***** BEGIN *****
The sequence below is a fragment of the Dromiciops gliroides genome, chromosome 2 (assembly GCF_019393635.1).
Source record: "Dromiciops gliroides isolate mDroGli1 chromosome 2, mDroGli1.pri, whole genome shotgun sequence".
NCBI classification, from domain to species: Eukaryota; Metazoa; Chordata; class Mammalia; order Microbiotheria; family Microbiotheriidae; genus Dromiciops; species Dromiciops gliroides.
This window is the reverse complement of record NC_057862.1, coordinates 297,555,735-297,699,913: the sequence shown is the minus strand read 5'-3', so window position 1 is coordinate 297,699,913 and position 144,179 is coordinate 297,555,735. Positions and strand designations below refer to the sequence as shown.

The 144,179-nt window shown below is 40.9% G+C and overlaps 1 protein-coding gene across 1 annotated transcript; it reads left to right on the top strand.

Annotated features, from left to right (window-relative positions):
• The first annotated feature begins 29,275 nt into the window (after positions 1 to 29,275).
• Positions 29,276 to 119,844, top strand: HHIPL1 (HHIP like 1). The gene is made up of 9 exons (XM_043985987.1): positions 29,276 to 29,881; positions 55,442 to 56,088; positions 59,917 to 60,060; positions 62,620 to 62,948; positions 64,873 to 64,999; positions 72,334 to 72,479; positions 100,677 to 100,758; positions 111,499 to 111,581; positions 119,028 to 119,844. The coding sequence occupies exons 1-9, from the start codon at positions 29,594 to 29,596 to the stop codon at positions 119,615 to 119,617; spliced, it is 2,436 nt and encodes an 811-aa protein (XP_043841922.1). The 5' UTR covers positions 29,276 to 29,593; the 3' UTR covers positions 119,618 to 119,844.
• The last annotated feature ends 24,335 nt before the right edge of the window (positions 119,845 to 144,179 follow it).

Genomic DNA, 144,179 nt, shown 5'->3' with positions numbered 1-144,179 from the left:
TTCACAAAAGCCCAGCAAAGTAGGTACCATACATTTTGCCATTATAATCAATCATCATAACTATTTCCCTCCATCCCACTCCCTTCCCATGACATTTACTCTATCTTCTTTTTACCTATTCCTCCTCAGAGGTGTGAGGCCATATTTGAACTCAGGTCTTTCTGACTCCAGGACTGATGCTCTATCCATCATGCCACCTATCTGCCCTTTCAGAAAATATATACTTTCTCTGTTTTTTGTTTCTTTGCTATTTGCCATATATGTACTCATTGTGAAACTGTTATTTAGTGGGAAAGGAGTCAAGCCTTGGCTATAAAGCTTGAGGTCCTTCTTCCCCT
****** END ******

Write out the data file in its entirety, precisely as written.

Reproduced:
The sequence below is a fragment of the Dromiciops gliroides genome, chromosome 2 (assembly GCF_019393635.1).
Source record: "Dromiciops gliroides isolate mDroGli1 chromosome 2, mDroGli1.pri, whole genome shotgun sequence".
NCBI classification, from domain to species: Eukaryota; Metazoa; Chordata; class Mammalia; order Microbiotheria; family Microbiotheriidae; genus Dromiciops; species Dromiciops gliroides.
This window is the reverse complement of record NC_057862.1, coordinates 297,555,735-297,699,913: the sequence shown is the minus strand read 5'-3', so window position 1 is coordinate 297,699,913 and position 144,179 is coordinate 297,555,735. Positions and strand designations below refer to the sequence as shown.

The 144,179-nt window shown below is 40.9% G+C and overlaps 1 protein-coding gene across 1 annotated transcript; it reads left to right on the top strand.

Annotated features, from left to right (window-relative positions):
• The first annotated feature begins 29,275 nt into the window (after positions 1 to 29,275).
• Positions 29,276 to 119,844, top strand: HHIPL1 (HHIP like 1). The gene is made up of 9 exons (XM_043985987.1): positions 29,276 to 29,881; positions 55,442 to 56,088; positions 59,917 to 60,060; positions 62,620 to 62,948; positions 64,873 to 64,999; positions 72,334 to 72,479; positions 100,677 to 100,758; positions 111,499 to 111,581; positions 119,028 to 119,844. The coding sequence occupies exons 1-9, from the start codon at positions 29,594 to 29,596 to the stop codon at positions 119,615 to 119,617; spliced, it is 2,436 nt and encodes an 811-aa protein (XP_043841922.1). The 5' UTR covers positions 29,276 to 29,593; the 3' UTR covers positions 119,618 to 119,844.
• The last annotated feature ends 24,335 nt before the right edge of the window (positions 119,845 to 144,179 follow it).

Genomic DNA, 144,179 nt, shown 5'->3' with positions numbered 1-144,179 from the left:
TTCACAAAAGCCCAGCAAAGTAGGTACCATACATTTTGCCATTATAATCAATCATCATAACTATTTCCCTCCATCCCACTCCCTTCCCATGACATTTACTCTATCTTCTTTTTACCTATTCCTCCTCAGAGGTGTGAGGCCATATTTGAACTCAGGTCTTTCTGACTCCAGGACTGATGCTCTATCCATCATGCCACCTATCTGCCCTTTCAGAAAATATATACTTTCTCTGTTTTTTGTTTCTTTGCTATTTGCCATATATGTACTCATTGTGAAACTGTTATTTAGTGGGAAAGGAGTCAAGCCTTGGCTATAAAGCTTGAGGTCCTTCTTCCCCT